Testing can differ slightly from system to system. I am going to test the BPX RAID 0 volume using ATTO Disk Benchmark , and the AS SSD benchmark. I will be testing this NVMe drive vs the Toshiba RD400 NVMe , the Samsung 950 PRO, ZOTAC Sonix, and an SSD drive. By doing this, we can see any difference by controller choices, or by driver level variances. The SSD will be able to show how much of an advantage NVMe is over tradition SATA.
Another treat I have is my FLIR ONE. By using this thermal imagery I can show you how hot these m.2 NVMe drives get and why there have been some issues with overheating like here. This tool is fantastic because it will allow tech enthusiasts and reviewers to show visual results for thermal testing. It is a next generation thermal camera that works with iOS and Android devices. If you want to buy one look here.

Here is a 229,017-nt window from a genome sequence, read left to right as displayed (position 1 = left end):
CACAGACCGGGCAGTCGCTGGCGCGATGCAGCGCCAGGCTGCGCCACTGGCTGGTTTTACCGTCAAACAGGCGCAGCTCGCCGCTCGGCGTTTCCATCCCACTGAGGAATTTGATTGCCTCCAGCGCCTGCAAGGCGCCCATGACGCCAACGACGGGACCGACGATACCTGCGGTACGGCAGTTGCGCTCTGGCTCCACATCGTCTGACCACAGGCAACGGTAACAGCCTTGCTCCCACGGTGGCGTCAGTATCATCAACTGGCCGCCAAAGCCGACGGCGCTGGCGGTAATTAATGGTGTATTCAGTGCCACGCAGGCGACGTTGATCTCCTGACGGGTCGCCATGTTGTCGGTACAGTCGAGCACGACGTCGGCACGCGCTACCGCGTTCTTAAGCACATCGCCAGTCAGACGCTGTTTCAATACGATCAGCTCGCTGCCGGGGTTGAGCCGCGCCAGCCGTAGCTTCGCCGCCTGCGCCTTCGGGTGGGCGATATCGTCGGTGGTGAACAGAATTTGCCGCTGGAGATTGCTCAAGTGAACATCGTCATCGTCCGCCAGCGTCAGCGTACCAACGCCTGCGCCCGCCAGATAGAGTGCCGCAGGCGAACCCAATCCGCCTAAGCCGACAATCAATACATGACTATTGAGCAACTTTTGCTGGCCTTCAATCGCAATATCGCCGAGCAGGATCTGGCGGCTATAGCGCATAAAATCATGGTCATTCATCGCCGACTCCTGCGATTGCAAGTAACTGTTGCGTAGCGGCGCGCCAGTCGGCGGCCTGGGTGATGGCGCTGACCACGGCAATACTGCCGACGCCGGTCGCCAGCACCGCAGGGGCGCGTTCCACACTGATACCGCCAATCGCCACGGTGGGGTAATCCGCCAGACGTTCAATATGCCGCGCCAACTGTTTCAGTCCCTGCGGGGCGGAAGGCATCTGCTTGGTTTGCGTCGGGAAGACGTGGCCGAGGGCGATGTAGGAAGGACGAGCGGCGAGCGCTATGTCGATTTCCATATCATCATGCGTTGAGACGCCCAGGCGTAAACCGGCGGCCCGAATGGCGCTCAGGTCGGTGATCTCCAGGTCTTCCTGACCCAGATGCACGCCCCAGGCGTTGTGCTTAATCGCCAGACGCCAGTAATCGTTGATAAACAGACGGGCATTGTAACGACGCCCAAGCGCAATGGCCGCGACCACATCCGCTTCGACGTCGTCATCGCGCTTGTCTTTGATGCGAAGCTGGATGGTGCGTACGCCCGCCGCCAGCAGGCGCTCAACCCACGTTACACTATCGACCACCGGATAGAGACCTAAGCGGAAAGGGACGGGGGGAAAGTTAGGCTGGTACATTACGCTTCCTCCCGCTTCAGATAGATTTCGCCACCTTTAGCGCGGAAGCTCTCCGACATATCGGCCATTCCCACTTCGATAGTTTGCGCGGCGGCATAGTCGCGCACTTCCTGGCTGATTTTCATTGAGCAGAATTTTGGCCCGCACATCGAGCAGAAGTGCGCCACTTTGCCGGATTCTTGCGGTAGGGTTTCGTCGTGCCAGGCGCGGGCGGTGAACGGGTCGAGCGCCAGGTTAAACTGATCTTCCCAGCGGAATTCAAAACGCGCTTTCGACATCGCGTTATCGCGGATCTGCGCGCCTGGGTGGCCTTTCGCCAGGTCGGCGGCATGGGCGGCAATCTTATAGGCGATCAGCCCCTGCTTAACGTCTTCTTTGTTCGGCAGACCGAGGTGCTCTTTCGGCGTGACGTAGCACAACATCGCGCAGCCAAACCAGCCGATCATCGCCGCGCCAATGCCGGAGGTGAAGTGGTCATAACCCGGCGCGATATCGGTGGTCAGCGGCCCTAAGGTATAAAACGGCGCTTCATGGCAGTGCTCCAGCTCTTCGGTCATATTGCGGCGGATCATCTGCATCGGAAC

My test bench is as follows:
- ViewSonic XG2703-GS Monitor
- Case- Corsair 88r mATX Case and Test Bench
- Motherboard- ASRock z270m Extreme 4
- CPU: Intel Core I7 6700K
- Network Card- Netgear AC 1200 USB
- Cooler- Cooler Master Master Liquid 240
- Memory- Avexir DDR4 3000 MHz
- Video Card: Nvidia GTX 1060
- Storage- Toshiba OCZ VX500GB SSD / Toshiba OCZ RD 400 256 GB NVMe/ Samsung 950 Pro 512 GB NVMe / ZOTAC Sonix 480 GB NVMe / MyDigital SSD BPX 480 GB NVMe RAID 0 Drives (Boot)
- Power Supply- Thermaltake PRO RGB 850W
- OS: Windows 10 x64 Pro
- Headphones- Creative H7
I also want to point out I did not have all these drives plugged in at the same time and these were all tested independently. This was necessary due to bandwidth limitations currently with NVMe and I did not want any bottlenecks.